The president of the Aemet national meteorological agency, Miguel Ángel López González, was in Sant Llorenç for the first anniversary commemoration.
Aemet national meteorological agency, Miguel Ángel López González.
Speaking before the event, he explained that on the ninth of October last year there had been a yellow alert for heavy rain and that this was raised to amber at seven in the evening (it went to red three hours later).
"I wouldn't say it was late, but I would say it was ineffective. For a warning alert to be raised, the prediction model has to do this 24 hours in advance. That afternoon and evening, the model was not predictive. There was only weather monitoring. It all went badly wrong. We had to acknowledge that we were wrong and therefore notify the European prediction centre of an error, so that it is not repeated."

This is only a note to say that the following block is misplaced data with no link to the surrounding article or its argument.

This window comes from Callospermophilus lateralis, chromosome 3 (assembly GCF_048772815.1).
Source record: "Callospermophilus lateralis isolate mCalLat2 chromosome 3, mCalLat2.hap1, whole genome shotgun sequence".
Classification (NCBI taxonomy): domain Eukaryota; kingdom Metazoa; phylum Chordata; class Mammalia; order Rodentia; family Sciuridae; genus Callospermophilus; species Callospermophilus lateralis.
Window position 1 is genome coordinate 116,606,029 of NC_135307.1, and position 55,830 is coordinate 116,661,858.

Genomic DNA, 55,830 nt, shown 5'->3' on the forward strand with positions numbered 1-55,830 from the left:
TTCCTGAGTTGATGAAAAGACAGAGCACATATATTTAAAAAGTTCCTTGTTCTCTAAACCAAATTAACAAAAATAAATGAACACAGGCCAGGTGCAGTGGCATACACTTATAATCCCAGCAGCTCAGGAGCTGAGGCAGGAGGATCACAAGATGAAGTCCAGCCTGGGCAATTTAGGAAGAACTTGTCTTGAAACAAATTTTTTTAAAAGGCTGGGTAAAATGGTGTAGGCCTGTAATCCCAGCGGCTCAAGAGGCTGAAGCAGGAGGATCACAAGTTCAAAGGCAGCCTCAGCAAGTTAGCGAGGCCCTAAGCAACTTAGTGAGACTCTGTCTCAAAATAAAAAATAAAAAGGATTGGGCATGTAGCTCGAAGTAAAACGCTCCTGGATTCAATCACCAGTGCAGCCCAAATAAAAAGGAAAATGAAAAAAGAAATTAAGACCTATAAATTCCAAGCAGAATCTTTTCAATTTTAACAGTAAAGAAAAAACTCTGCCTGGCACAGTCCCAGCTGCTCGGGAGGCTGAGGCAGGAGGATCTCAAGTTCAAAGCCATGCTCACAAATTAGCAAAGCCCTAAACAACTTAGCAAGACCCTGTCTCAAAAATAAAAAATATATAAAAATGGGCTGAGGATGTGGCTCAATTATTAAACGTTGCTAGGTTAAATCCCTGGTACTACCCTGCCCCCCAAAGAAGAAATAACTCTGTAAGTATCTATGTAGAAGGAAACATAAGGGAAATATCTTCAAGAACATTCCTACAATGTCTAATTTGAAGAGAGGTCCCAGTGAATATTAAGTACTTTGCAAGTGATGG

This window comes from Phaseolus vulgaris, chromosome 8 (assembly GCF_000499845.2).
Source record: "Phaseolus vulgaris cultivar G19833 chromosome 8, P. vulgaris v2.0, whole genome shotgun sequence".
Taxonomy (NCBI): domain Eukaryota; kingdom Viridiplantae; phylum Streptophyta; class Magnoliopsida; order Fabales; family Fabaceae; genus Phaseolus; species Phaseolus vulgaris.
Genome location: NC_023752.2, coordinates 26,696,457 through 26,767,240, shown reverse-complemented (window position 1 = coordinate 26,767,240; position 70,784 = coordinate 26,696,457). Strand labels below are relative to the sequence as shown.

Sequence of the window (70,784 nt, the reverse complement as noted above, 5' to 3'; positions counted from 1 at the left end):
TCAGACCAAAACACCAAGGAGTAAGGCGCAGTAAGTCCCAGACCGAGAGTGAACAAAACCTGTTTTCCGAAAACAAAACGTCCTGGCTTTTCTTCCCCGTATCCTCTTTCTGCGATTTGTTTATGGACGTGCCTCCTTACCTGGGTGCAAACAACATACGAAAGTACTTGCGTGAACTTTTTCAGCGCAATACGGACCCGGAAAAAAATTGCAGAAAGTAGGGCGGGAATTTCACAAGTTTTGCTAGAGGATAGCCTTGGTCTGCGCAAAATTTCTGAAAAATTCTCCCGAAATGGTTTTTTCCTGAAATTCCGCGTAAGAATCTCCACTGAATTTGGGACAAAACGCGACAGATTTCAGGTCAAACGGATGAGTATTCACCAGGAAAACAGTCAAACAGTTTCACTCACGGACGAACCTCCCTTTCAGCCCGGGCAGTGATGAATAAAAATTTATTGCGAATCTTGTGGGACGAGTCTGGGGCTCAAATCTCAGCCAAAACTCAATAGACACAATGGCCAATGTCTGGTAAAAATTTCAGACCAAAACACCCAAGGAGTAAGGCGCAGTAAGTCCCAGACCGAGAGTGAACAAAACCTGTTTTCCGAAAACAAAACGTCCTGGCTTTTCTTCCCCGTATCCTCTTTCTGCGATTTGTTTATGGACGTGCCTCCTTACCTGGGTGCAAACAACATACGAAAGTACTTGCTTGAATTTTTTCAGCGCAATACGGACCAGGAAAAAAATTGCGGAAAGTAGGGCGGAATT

Referring to Aemet's capacity in the Balearics, López said that restrictive public employment policies have meant a one-third reduction in personnel. "We want to strengthen this territorial structure and to return to there being local professionals who understand the land (in the Balearics) and can see what can't be from other locations."
Despite errors last year, López explained that Spain has one of the best predictive models in Europe; the country is in the forefront of predictive research. He suggested that the model for the Balearics is going to require specific work to take account of the "press cooker that is the Mediterranean". "The Mediterranean is overheating, with periods ranging from March to November. These months of overheating generate water vapour that rises into the atmosphere, and this is like a time bomb."
The heavy rain last year and the floods will, he added, be more frequent. "We must be prepared, and Spain has begun to do its homework."